## Fermat numberA number defined by the formula F_{n} = 2^{2^n}
+ 1 and named after Pierre Fermat who conjectured,
wrongly, that all such numbers would be prime. The first five Fermat numbers,
F_{0} = 3, F_{1} = 5, F_{2}
= 17, F_{3} = 257, and F_{4} = 65,537,
are prime. However, in 1732, Leonhard
Euler discovered that 641 divides F_{5}.
It takes only two trial divisions to find this factor because Euler showed
that every factor of a Fermat number F with _{n}n
greater than 2 has the form k × 2^{n+2} + 1.
In the case of F_{5} this is 128k + 1, so we would
try 257 and 641 (129, 385, and 513 are not prime). It is likely that there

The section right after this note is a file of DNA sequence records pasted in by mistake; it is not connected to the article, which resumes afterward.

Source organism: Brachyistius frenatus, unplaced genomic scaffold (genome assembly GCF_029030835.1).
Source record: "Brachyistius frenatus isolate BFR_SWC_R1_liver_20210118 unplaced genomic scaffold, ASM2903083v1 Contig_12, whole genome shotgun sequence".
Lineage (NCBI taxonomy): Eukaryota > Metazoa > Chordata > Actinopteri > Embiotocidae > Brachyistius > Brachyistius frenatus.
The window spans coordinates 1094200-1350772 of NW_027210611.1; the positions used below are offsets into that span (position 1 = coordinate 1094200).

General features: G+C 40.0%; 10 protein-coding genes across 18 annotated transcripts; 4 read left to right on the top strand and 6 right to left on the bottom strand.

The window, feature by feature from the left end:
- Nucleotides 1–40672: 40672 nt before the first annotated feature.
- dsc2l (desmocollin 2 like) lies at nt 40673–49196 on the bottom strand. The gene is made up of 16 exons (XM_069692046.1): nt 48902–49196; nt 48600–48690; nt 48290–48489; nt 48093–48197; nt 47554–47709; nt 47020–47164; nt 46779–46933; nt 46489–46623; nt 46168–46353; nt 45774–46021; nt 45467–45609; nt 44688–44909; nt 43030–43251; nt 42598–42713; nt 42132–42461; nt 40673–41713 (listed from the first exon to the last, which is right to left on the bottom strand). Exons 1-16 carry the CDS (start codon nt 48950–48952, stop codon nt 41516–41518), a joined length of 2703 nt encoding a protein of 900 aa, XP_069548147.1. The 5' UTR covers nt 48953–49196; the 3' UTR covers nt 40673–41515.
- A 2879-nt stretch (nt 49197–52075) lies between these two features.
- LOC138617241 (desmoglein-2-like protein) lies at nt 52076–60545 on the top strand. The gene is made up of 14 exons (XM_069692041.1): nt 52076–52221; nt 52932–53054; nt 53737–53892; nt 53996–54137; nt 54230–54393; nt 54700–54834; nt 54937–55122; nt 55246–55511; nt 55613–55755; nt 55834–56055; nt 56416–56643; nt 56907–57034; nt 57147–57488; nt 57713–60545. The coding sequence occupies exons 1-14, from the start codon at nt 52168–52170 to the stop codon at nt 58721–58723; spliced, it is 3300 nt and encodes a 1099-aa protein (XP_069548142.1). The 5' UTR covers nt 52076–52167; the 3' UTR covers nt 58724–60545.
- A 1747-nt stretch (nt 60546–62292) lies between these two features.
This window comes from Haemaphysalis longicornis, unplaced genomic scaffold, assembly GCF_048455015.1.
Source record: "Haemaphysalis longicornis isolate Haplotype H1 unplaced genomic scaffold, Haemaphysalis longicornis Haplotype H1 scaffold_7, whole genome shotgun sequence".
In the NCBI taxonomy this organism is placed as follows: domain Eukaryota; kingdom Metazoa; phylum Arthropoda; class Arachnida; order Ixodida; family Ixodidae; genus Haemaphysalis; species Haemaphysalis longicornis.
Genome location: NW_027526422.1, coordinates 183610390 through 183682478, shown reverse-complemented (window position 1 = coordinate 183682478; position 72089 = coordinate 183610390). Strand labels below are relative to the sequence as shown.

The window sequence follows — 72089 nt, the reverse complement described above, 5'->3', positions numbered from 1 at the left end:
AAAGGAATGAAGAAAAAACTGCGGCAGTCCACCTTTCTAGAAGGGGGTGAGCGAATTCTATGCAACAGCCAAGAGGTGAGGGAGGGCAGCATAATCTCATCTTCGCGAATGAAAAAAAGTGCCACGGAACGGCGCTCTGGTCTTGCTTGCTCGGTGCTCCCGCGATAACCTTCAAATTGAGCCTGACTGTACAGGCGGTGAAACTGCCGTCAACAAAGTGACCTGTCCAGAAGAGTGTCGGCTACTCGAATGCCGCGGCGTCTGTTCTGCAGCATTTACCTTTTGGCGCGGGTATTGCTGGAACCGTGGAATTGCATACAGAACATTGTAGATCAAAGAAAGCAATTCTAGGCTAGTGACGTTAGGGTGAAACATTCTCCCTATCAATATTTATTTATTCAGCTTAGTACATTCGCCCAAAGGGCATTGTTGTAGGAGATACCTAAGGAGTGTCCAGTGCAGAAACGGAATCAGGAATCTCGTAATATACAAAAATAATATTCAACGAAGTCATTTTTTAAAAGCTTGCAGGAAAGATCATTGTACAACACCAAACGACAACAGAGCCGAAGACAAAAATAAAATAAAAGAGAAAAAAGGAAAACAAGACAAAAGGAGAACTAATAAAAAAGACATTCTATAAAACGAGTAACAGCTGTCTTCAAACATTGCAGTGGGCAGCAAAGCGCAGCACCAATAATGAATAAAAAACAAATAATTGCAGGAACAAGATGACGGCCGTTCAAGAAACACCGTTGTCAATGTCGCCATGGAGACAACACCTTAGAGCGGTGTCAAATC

are only finitely many Fermat primes. Gauss proved that a regular polygon of n sides can be inscribed in a circle with Euclidean methods (e.g.,
by straightedge and compass) if and only
if n is a power of two times a product of distinct Fermat primes.
## Related categories• TYPES OF NUMBER• NUMBER THEORY | |||||

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